Thinking about taking on a new pet? Why not rehome a rescue animal? There are many in desperate need of a good home and it’s easier than you’d imagine.
Please consider your local rescue centres when thinking about a new canine or feline companion. If you aren’t sure where your nearest reputable rescues are based, don’t hesitate to contact your local vets for some advice. Very often they will undertake a lot of the veterinary work for their local centres, so they will be happy to pass their details on to you.
Not only will you be giving a desperate companion another chance to experience a happy home-life but you will usually find that the pet you take on has already been thoroughly checked by a vet, had a training and re-homing programme put in place (to include a behavioural assessment), been neutered, de-fleaed, wormed and had all of its vaccinations brought up-to-date before you become its owner. This can save you a lot of stress and worry at a time when all you want to do is bond with your new companion.
Are you ready to rehome?
When you contact a rehoming centre for the first time they will have some questions they want to ask you. These may include questions about the people and other pets you live with and the location of your house. This is because, say, for instance, if you have children you will need a pet that is well-suited to young owners. The staff members will also advise you on anything that you need to adapt in your house before they visit to help make it pet-friendly!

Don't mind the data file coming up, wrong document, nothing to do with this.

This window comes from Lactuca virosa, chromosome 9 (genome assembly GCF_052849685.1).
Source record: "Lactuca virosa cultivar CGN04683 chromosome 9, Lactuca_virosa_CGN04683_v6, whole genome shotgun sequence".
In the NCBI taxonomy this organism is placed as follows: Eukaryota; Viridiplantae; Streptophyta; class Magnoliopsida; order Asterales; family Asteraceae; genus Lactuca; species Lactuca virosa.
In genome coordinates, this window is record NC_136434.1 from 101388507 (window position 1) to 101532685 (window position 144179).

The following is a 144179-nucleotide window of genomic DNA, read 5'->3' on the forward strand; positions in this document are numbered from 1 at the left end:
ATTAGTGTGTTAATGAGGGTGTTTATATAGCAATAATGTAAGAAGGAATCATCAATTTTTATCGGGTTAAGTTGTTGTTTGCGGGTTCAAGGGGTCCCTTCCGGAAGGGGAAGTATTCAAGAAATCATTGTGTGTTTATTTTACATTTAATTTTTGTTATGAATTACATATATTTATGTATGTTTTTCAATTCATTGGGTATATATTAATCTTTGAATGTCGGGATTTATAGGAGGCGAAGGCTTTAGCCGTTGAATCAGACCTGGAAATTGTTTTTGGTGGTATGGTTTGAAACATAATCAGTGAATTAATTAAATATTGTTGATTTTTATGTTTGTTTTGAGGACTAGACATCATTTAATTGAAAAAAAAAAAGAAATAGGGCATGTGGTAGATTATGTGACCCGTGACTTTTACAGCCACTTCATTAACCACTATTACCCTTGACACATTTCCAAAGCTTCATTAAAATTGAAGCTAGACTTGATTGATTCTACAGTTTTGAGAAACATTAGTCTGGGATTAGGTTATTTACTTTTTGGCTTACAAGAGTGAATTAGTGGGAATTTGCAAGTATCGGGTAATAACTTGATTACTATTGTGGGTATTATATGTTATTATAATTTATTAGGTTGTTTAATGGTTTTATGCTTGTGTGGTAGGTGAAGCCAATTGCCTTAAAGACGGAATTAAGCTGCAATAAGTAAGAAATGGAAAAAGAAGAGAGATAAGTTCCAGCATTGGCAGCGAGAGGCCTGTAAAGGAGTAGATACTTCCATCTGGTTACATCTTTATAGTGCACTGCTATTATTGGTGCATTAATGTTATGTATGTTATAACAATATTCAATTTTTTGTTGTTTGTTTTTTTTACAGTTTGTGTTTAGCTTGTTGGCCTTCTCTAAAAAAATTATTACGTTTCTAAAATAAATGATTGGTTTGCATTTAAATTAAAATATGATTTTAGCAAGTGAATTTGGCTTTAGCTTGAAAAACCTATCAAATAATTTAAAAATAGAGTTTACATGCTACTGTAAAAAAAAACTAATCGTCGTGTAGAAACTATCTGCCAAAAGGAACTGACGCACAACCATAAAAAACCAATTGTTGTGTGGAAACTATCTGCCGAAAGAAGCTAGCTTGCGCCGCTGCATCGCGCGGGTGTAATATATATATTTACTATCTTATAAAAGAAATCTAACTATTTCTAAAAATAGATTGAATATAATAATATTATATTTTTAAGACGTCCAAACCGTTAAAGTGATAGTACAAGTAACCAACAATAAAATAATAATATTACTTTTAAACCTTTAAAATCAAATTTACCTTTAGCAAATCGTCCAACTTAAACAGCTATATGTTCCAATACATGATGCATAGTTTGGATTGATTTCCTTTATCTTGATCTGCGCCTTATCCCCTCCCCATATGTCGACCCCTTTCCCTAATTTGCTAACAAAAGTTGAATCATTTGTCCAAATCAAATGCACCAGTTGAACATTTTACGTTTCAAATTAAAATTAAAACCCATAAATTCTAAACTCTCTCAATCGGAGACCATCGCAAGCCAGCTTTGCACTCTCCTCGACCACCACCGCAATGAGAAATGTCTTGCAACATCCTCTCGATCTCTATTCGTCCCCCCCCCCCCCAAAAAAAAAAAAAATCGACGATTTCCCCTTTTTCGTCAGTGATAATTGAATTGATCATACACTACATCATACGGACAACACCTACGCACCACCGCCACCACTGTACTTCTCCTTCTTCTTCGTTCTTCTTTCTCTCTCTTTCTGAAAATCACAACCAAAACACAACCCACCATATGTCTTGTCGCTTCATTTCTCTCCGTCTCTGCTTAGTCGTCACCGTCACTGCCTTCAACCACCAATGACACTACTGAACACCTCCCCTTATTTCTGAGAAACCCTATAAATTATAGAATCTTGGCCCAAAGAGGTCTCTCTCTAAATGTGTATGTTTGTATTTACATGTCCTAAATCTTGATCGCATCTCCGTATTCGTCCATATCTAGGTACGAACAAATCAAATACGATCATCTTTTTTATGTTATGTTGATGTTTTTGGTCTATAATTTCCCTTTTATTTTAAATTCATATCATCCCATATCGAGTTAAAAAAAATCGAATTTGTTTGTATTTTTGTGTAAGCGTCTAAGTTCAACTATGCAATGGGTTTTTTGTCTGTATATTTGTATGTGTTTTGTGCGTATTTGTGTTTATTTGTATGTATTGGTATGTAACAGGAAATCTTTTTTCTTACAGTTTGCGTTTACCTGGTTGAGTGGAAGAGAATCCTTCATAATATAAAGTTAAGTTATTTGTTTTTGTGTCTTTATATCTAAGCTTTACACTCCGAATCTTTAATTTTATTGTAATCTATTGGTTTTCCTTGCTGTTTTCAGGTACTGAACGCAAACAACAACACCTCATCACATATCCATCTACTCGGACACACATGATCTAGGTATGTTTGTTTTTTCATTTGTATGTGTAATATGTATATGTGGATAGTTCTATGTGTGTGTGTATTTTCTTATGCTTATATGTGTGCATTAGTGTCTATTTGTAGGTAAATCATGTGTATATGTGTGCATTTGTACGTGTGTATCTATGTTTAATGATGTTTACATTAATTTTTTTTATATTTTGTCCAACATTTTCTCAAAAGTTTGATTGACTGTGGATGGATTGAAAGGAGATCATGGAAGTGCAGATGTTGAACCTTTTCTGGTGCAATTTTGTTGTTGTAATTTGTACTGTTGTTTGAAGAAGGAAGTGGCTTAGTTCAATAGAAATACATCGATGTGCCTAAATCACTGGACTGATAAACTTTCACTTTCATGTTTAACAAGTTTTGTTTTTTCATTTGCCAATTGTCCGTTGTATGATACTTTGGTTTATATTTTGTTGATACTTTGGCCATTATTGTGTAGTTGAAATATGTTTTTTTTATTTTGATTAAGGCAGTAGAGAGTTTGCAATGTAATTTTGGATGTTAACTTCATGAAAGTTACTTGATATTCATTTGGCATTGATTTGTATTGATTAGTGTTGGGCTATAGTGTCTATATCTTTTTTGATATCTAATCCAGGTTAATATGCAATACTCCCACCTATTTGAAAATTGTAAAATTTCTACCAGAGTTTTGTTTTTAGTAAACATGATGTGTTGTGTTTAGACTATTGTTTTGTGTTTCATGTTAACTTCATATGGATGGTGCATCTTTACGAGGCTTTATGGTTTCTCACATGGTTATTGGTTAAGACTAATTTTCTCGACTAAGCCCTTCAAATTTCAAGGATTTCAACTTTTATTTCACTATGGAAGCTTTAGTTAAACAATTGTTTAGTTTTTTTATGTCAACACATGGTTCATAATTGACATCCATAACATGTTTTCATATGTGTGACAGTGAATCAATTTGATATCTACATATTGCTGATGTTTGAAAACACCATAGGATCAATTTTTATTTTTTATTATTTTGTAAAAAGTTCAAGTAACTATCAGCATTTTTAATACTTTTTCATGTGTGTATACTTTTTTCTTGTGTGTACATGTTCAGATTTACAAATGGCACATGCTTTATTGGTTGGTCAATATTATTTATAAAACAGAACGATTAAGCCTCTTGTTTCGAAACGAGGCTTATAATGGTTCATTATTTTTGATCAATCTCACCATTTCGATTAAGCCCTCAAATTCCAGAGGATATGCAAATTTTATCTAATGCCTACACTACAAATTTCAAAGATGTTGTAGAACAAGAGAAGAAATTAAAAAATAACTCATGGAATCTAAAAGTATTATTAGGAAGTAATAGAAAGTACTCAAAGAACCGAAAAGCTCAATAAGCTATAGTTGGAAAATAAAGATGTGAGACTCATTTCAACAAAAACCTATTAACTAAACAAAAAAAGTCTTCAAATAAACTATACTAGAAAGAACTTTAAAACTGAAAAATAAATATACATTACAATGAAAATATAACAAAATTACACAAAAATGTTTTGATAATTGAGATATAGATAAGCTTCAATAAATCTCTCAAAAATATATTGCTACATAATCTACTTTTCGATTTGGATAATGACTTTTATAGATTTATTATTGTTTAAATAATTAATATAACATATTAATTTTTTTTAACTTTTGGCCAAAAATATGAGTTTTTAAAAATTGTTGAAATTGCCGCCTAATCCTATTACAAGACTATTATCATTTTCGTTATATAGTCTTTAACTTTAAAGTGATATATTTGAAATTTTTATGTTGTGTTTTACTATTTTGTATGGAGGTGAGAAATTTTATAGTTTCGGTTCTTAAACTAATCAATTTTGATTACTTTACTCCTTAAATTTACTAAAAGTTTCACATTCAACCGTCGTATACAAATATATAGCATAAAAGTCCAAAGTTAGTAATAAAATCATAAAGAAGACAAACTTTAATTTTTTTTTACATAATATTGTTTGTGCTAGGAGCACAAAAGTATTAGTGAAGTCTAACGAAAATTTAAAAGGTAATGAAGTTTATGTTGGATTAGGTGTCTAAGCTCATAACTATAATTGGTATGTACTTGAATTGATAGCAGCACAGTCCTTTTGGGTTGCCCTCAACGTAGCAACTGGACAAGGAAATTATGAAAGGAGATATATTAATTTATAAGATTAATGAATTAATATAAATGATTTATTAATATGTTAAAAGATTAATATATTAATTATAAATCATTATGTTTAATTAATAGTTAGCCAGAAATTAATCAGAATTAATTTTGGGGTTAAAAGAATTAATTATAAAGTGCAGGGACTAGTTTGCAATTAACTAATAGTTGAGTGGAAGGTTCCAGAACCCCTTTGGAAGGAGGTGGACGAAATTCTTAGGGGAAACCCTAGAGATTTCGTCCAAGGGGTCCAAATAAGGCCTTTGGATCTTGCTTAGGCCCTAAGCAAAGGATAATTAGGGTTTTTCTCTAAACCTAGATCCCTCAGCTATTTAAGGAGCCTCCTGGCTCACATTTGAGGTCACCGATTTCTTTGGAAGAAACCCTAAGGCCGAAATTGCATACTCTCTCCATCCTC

Once this has all been sorted, you will usually be invited to the centre to visit those animals that need rehoming which are also suited to your needs. There, you will be able to make the difficult decision of selecting your new companion. You may be able to spend a full day with a pet you are considering rehoming, so do ask what your options are before you commit to anything.
Visit the Rescue Centre…
You should always look around the centres you contact, to ensure all of the care packages detailed above are in place and that you are happy with the conditions in the unit. The best centres will offer daily exercise/interaction sessions with staff members for all the animals, have clean kennels/catteries without overcrowding, offer fostering options for animals that have been in their care for prolonged periods (where appropriate) and only take on as many pets for rehoming as they have the space and finances for. Pets rehomed from centres with sub-standard conditions may have ongoing issues that are missed and may not have their full needs taken into account.
Be prepared for a visit to your home…
The next step will usually be for a member of the rescue team to visit you at your house. There is no need to be worried about this. The main aim of the visit is to discuss pet ownership in your home and to answer any questions you may have. They can also give you hints and tips about cat/dog ownership and about the specific needs (if there are any) of the pet you have chosen. You will also be given advice on how to securely take your new pet home, how to keep your pet safe while they get used to their new environment and how to introduce your new arrival to any children or other pets you may have. The local area in which you live may also be discussed and the centre will offer advice on how they think this may affect your new companion’s behaviour.